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Multiplication of matrix in C and OCaml
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Date: -- (:)
From: ls-ocaml-developer-2006@m...
Subject: Re: [Caml-list] Multiplication of matrix in C and OCaml

skaller <skaller@users.sourceforge.net> writes:

> On Fri, 2007-02-09 at 11:32 +0100,
> ls-ocaml-developer-2006@m-e-leypold.de wrote:
>> ls-ocaml-developer-2006@m-e-leypold.de writes:
>> 
>> > optimizations. I'd feel better if the code is benchmarked in a way
>> > that the result of the multiplication is output to a file and to
>> > subtract the constant contribution of that to the run time that the
>> > time is measured for various problem sizes (number of matrices). 
>> 
>> Correction: ... the constant contribution of writing the result to a
>> file should be subtracted from the run time by measuring with various
>> problem sizes.
>> 
>> Hope that is understandable now.

> There is no need for that IMHO. The right way to benchmark simple
> things like matrix operations AND simultaneously validate them
> is to evaluate known laws of arithmetic, such as the associative
> law, on various samples.




Yes, that's another way. But what stays is the fact that (a) you
should somehow use the result of your operations to keep the compiler
from just optimzing the operation away (since the compiler propably
doesn't know about the distributive law, that would be the right way
to go, but I can just imagin if you try to test

   (A * B) * C == A * (B * C)

(the associative law) it might just be that the compiler inlines the
function calls and then discovers that this is always true (since it
just knows the laws of float arithmetics).

Perhaps I'm just being paranoid.

> This doesn't require any I/O, nor a 'known correct' program
> to generate the comparison data.

And as far as correctness goes: The program should not invoke
undefined behaviour and if you have 2 programs in 2 different
languages that you want to benchmark against each other, they should
really do the same thing. I don't see how you could get any
meaningfull results with an incorrect program or by comparing 2
programs from which one just invokes undefined behaviour in C.

> Generating the samples is harder .. I once used things like
> Fibonacci to generate input for integer calculator tests.
> You really want to run these benchmarks for at least 5 minutes
> and randomly to eliminate cache effects.
>
> If you can generate increasing sized problems based on a single
> linear integer parameter, my Python test harness can handle
> randomising the tests, run multiple processes, 
> and also draw a nice plot of the results, such as these:
>
> http://felix.sourceforge.net/speed/en_flx_perf_0005.html
> http://felix.sourceforge.net/speed/en_flx_perf_0012.html
>
> full sources etc are here to read:
>
> http://felix.sourceforge.net/speed/en_flx_perf_top.html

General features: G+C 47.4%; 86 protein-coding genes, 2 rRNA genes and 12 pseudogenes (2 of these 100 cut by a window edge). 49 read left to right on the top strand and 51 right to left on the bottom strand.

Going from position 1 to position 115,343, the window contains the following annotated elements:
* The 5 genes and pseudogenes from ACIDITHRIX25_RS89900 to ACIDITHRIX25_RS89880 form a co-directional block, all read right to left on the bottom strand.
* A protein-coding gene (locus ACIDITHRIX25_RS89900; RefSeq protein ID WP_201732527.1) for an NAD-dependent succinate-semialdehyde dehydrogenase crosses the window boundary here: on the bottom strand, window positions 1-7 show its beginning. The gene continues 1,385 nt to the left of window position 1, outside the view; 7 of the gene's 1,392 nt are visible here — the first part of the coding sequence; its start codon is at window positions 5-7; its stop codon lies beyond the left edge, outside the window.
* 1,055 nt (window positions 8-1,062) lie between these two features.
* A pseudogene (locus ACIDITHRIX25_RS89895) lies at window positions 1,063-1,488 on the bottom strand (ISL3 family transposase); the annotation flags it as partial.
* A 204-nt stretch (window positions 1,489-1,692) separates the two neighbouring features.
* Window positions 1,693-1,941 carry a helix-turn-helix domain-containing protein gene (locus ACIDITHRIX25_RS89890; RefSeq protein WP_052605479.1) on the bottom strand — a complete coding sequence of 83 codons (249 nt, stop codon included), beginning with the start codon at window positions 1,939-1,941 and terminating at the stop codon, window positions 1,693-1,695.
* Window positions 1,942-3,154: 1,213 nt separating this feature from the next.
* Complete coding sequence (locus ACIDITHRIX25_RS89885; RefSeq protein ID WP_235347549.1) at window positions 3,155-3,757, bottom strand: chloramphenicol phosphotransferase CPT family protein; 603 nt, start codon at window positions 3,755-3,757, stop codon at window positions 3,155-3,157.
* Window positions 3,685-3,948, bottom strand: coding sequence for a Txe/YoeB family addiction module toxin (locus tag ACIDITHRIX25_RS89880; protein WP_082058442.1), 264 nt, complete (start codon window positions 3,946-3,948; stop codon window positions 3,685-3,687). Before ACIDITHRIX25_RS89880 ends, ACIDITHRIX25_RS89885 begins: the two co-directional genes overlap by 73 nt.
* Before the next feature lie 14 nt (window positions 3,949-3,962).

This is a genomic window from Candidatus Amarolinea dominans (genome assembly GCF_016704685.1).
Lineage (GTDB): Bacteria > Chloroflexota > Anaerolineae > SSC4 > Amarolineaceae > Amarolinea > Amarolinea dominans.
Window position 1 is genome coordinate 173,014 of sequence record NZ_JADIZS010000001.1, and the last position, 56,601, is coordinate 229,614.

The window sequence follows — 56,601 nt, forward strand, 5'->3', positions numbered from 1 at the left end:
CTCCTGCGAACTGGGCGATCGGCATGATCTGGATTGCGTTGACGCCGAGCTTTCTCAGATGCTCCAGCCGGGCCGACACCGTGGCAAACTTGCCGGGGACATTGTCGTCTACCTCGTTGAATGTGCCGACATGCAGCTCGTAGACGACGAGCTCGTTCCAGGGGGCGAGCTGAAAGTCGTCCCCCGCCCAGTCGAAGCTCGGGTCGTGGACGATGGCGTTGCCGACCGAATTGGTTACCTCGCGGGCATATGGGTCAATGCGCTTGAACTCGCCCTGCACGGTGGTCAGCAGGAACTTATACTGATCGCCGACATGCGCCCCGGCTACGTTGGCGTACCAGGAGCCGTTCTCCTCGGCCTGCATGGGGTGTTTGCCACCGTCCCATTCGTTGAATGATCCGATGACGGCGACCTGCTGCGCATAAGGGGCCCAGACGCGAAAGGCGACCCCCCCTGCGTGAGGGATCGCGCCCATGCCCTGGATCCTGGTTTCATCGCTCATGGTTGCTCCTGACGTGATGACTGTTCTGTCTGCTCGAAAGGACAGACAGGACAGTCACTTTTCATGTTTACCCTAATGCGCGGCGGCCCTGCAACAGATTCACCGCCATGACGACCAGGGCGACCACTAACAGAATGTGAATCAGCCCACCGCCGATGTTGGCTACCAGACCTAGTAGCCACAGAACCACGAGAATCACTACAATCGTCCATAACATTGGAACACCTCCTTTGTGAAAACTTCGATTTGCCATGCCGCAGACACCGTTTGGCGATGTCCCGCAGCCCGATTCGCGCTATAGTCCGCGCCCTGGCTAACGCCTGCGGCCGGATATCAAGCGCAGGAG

>
> or you can grab from Felix svn archive (the test harness
> is independent of Felix). Or I can email to you (saves
> building Felix just to get the test harness ..)

I'm not the OP (with the original problem, but I'd be interested in
the test harness (if it is documented). I've been thinking about
writing something similar for testing algorithms (sometimes the
scaling behaviour tells you, what you did wrong or where problem
lies), but didn't have the time yet.

> Ocamlopt scores quite well thank you! This data is from
> two AMD64 machines running Ubuntu Linux and is the result
> of HOURS of run time.

I'd have prefered no straight lines between the points (physicist know
why) and more data points. But yes, this is the kind of benchmark I've
been suggesting. Which version of gcc did you use? 

I'm still a bit wary on the OPs results: That gcc generated code just
runs 3 times faster than code from another version from gcc seems to
point to an optimization bug, IMHO: There is no way that there was a
optimization potential of factor 3 in older gcc versions (else I
suppose the Intel cc would have generated much faster than gcc, too,
because those people presumably knew what they where doing and weren't
likely to make "the same mistakes as the gcc people: So, since I don't
believ in miracles ...)


> I don't know if it is cache, random context switches, or what,
> but on my boxes variations up to 20% on tests under 5 seconds are
> normal.

Almost the same here. I assume you didn't test in single user mode (I
tried it once and the resulting data was much smoother).

> Note the measurements are real time. Other measurements
> are suspect .. you really SHOULD count VM paging for example.

:-).

Why me?

Regards -- Markus 

  (who isn't really in the benchamark business presently, but only
   wanted to point to the importance of being earnest^W observing
   scaling behaviour instead of looking at absolute numbers)